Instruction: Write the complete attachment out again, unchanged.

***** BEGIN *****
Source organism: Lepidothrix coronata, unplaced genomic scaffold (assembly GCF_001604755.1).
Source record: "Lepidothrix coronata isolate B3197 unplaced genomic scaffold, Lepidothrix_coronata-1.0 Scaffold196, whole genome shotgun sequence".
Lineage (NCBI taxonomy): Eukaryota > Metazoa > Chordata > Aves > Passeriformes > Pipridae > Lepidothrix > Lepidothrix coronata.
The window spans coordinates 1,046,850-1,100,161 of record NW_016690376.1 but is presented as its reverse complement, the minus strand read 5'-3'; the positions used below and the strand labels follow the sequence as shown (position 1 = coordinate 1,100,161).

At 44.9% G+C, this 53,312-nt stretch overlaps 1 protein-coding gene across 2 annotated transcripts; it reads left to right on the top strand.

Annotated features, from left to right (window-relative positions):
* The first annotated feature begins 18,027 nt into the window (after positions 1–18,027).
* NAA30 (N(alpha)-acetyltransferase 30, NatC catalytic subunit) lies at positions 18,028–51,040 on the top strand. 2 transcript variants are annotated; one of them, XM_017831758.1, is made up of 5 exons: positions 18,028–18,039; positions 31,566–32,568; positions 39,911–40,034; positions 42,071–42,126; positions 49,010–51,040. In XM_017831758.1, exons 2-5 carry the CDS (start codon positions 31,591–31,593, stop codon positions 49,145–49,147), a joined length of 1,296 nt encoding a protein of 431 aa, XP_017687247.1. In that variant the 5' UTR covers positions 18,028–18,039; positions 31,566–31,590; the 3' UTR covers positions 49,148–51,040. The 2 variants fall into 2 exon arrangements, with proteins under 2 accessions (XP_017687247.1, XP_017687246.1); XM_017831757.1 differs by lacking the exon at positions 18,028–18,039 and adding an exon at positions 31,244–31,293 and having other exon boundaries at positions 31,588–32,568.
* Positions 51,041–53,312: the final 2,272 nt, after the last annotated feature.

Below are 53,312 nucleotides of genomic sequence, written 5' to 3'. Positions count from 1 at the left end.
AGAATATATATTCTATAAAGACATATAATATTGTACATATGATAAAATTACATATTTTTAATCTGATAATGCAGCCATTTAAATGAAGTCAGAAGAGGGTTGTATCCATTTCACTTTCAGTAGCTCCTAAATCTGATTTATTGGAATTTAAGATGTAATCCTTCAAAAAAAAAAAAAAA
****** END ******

Source organism: Lepidothrix coronata, unplaced genomic scaffold (assembly GCF_001604755.1).
Source record: "Lepidothrix coronata isolate B3197 unplaced genomic scaffold, Lepidothrix_coronata-1.0 Scaffold196, whole genome shotgun sequence".
Lineage (NCBI taxonomy): Eukaryota > Metazoa > Chordata > Aves > Passeriformes > Pipridae > Lepidothrix > Lepidothrix coronata.
The window spans coordinates 1,046,850-1,100,161 of record NW_016690376.1 but is presented as its reverse complement, the minus strand read 5'-3'; the positions used below and the strand labels follow the sequence as shown (position 1 = coordinate 1,100,161).

At 44.9% G+C, this 53,312-nt stretch overlaps 1 protein-coding gene across 2 annotated transcripts; it reads left to right on the top strand.

Annotated features, from left to right (window-relative positions):
* The first annotated feature begins 18,027 nt into the window (after positions 1–18,027).
* NAA30 (N(alpha)-acetyltransferase 30, NatC catalytic subunit) lies at positions 18,028–51,040 on the top strand. 2 transcript variants are annotated; one of them, XM_017831758.1, is made up of 5 exons: positions 18,028–18,039; positions 31,566–32,568; positions 39,911–40,034; positions 42,071–42,126; positions 49,010–51,040. In XM_017831758.1, exons 2-5 carry the CDS (start codon positions 31,591–31,593, stop codon positions 49,145–49,147), a joined length of 1,296 nt encoding a protein of 431 aa, XP_017687247.1. In that variant the 5' UTR covers positions 18,028–18,039; positions 31,566–31,590; the 3' UTR covers positions 49,148–51,040. The 2 variants fall into 2 exon arrangements, with proteins under 2 accessions (XP_017687247.1, XP_017687246.1); XM_017831757.1 differs by lacking the exon at positions 18,028–18,039 and adding an exon at positions 31,244–31,293 and having other exon boundaries at positions 31,588–32,568.
* Positions 51,041–53,312: the final 2,272 nt, after the last annotated feature.

Below are 53,312 nucleotides of genomic sequence, written 5' to 3'. Positions count from 1 at the left end.
AGAATATATATTCTATAAAGACATATAATATTGTACATATGATAAAATTACATATTTTTAATCTGATAATGCAGCCATTTAAATGAAGTCAGAAGAGGGTTGTATCCATTTCACTTTCAGTAGCTCCTAAATCTGATTTATTGGAATTTAAGATGTAATCCTTCAAAAAAAAAAAAAAA